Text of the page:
Are these parents really surprised? If you have values to impart to your children about equality, it will take more than vague statements about everyone being “the same.” Kids are smart. They know very well that we are not all “the same.” What they need to hear is that we are all uniquely different, and they need reasons to value that uniqueness. You, parents, need to find ways to value people of color. Find ways to compliment and seek out positive statements to impart to your children. Have frequent, open conversations about race. Talk about slavery, talk about segregation, talk about miscegenation, talk about stereotypes and hurtful language…talk, talk, and then talk more! Kids need to know what is acceptable and they need to see with eyes that are wide open, not color blind.
At first glance, the study appears to be a dismal failure. Many of the families did not talk about race at all, or changed the talking points. However, there was a ray of hope:
Of all those Vittrup told to talk openly about interracial friendship, only six families managed to actually do so. And, for all six, their children dramatically improved their racial attitudes in a single week. Talking about race was clearly key. Reflecting later about the study, Vittrup said, “A lot of parents came to me afterwards and admitted they just didn’t know what to say to their kids, and they didn’t want the wrong thing coming out of the mouth of their kids.”
In ONE short week, all six of those families improved the racial attitudes of their children. By TALKING. Imagine that.
I understand that parents are hesitant to talk about race for fear of saying the wrong thing. I encourage you (beg, really) to try. Seek out some material if you need it. There are books, websites, and blogs with plenty of good advice. The simplest (and most obvious) thing to do, is to seek out some interracial friendships of your own, and then talk to your friends about how to discuss race. I guarantee they will be happy to help you have positive discussions about race with your children. Also, it’s worth saying that if you espouse a desire to have children who embrace multiculturalism, and you have no friends of color, then you should practice being what you desire your children to be. If your children never see you have a meaningful friendship with someone of another race, what does that really tell them? Just food for thought.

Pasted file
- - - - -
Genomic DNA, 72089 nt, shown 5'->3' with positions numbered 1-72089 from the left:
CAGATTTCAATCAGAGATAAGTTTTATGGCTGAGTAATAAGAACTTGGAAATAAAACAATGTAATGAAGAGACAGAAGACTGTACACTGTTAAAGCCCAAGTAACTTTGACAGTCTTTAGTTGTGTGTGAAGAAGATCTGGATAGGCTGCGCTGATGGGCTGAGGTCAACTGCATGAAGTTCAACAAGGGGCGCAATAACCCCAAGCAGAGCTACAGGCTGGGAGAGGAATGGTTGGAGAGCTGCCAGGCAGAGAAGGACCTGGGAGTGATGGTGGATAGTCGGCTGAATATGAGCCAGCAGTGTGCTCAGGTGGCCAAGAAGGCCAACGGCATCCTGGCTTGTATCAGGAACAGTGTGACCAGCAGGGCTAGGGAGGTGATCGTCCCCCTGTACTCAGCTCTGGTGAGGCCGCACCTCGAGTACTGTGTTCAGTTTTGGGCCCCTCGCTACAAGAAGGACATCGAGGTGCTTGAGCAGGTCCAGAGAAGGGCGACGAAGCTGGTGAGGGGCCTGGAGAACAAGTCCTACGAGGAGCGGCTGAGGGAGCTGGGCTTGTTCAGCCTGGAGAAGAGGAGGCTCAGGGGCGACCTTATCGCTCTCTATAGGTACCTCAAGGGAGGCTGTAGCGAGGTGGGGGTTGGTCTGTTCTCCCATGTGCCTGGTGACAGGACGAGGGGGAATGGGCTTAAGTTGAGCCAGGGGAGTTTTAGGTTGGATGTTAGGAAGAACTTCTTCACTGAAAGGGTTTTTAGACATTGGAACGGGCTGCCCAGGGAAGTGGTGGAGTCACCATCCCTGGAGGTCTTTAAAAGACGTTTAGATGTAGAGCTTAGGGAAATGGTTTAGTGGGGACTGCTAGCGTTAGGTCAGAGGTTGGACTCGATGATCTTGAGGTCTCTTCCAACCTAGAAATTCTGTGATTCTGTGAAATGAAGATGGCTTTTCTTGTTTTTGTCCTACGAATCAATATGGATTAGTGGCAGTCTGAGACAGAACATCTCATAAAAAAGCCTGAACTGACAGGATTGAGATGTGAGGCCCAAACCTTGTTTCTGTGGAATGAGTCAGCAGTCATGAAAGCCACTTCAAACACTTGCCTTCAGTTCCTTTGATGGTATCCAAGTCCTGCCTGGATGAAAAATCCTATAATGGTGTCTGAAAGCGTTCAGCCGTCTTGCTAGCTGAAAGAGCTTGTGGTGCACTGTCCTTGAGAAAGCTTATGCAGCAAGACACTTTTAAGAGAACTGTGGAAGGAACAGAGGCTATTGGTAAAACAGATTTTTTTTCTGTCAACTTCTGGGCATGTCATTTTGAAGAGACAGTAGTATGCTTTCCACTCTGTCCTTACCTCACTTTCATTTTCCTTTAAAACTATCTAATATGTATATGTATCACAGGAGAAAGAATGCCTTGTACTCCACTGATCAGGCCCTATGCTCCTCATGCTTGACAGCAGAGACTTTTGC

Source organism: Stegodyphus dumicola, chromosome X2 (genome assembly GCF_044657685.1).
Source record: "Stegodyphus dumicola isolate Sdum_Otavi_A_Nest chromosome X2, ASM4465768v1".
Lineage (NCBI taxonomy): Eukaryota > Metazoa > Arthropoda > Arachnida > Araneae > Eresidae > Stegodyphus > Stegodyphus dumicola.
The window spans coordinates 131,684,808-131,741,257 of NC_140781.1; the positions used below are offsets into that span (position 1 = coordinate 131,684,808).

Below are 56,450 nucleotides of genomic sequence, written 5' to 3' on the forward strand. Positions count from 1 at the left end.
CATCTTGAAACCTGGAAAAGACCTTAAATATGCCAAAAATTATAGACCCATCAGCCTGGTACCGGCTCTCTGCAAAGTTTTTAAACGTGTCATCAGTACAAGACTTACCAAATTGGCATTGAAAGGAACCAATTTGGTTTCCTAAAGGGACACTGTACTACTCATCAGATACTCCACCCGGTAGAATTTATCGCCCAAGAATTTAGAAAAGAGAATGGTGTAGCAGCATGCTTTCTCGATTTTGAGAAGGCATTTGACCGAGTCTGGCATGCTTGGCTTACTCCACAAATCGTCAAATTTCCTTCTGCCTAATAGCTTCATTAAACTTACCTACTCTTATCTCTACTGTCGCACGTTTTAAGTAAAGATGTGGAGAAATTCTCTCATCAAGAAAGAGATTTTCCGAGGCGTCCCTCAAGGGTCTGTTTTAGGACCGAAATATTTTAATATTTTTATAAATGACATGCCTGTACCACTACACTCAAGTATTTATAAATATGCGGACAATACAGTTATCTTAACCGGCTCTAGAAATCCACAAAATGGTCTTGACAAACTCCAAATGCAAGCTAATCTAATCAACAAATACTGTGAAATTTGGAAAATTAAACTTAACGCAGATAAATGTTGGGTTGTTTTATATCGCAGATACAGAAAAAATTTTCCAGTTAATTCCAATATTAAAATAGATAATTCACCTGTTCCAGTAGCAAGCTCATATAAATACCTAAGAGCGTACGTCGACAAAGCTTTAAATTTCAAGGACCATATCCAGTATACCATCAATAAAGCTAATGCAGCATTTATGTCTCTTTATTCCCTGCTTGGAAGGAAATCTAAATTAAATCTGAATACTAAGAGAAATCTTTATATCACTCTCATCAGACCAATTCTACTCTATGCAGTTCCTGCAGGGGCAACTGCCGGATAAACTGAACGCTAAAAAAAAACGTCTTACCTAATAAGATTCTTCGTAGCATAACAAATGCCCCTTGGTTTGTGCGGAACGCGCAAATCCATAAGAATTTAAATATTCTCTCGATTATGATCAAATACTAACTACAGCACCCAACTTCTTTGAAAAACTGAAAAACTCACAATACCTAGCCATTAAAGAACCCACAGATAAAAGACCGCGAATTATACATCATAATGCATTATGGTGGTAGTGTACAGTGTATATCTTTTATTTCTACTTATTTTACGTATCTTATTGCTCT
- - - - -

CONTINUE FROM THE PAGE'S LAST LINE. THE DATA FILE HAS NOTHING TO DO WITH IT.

What I do know, is that doing nothing is the wrong answer. Clearly, not talking about race leaves children confused and unsure at best, and harboring racist thoughts at worst. It’s up to parents to guide our children through complicated racial issues. It’s time to embrace the task, rather than dread it. What could be more affirming than to teach your children how to walk in this world, not colorblind, but with an appreciation for diversity and a sense of value for all people.
originally posted at Golden Acorn Homeschool » Blog Archive » Why You Should Be Talking About Race.
- Is It OK to Point Out the Differences Among Races? (race.change.org)
- Colorblind parents could handicap their biracial kids (thegrio.com)
- Getting to Post-Post-Racial (theroot.com)
- Starting the conversation (psychologytoday.com)
- Wray Herbert: Colorblind? Or Just Blind to Justice? (huffingtonpost.com)
Don’t need a trip to the beauty shop. ‘Cause I love what I got on top. It’s curly and it’s brown and it’s right up there! You know what I love? That’s right, my hair! I really love my hair!